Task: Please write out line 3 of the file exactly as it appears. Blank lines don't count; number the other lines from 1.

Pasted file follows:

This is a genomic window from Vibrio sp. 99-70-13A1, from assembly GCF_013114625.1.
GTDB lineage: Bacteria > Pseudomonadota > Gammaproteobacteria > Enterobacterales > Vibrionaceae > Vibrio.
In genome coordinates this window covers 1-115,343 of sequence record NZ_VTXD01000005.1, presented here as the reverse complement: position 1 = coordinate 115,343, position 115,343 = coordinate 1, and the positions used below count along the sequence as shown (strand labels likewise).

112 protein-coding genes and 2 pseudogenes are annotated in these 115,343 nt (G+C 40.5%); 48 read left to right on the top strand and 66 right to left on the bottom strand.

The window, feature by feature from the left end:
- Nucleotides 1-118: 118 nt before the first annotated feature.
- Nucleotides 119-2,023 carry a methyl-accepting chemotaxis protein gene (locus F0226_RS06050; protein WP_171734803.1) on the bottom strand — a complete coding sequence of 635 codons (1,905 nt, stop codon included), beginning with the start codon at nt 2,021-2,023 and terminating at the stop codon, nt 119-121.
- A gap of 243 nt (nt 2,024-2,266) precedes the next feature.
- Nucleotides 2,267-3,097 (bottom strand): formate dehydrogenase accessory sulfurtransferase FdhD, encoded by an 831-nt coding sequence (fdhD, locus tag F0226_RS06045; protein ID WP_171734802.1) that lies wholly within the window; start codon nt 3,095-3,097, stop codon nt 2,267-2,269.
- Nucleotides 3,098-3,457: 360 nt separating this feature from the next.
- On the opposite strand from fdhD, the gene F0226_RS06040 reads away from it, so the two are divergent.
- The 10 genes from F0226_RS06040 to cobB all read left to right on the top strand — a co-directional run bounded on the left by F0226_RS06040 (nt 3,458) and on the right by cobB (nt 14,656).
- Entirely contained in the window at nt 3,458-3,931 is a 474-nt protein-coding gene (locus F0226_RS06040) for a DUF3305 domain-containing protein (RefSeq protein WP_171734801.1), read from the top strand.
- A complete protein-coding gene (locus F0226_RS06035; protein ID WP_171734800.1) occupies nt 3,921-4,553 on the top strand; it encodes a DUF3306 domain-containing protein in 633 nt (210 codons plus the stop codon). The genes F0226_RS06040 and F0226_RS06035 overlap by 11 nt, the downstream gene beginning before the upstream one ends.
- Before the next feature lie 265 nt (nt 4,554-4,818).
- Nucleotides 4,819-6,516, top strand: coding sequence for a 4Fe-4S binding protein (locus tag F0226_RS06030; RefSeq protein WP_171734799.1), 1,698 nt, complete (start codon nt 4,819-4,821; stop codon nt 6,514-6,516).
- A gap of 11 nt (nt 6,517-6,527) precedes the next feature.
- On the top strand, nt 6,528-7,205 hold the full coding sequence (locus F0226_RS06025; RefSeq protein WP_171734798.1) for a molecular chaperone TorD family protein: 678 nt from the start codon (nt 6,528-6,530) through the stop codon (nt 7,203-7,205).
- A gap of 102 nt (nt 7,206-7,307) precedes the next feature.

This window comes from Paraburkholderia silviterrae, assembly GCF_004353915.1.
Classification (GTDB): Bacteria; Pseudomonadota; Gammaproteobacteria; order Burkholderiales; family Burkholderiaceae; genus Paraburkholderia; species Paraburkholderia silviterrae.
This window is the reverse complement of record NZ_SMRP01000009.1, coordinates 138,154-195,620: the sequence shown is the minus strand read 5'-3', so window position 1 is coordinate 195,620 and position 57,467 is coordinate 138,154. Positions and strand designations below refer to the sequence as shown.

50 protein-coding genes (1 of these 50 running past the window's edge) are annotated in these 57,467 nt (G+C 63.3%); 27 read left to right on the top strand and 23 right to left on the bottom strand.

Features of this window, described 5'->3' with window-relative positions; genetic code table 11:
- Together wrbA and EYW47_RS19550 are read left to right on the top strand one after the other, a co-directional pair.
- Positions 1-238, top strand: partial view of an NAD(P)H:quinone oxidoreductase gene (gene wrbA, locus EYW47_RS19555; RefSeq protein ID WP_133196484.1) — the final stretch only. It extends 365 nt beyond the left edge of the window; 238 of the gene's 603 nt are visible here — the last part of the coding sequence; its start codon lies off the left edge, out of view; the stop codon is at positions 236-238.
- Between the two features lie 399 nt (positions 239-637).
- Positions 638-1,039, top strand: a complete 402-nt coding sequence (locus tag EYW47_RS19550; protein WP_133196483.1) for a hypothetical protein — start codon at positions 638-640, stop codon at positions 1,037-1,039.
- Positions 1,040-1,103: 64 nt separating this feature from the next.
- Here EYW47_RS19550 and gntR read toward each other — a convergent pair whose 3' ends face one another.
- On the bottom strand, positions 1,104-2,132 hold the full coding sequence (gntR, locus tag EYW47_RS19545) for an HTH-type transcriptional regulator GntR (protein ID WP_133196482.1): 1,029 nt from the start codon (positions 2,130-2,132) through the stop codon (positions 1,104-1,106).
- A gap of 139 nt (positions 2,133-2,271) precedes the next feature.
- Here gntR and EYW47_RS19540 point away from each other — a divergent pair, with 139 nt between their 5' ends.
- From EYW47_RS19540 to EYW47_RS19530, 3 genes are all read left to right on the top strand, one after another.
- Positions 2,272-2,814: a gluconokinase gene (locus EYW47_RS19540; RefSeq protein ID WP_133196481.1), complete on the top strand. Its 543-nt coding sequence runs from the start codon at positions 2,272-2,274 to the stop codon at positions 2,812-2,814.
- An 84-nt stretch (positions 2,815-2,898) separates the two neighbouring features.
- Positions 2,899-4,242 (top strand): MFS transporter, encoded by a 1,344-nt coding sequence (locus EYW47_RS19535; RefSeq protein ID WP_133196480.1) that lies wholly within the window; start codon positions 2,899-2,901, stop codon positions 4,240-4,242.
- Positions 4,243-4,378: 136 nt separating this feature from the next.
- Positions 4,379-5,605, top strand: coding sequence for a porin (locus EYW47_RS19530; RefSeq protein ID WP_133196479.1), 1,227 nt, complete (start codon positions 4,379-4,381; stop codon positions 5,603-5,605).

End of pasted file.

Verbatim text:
In genome coordinates this window covers 1-115,343 of sequence record NZ_VTXD01000005.1, presented here as the reverse complement: position 1 = coordinate 115,343, position 115,343 = coordinate 1, and the positions used below count along the sequence as shown (strand labels likewise).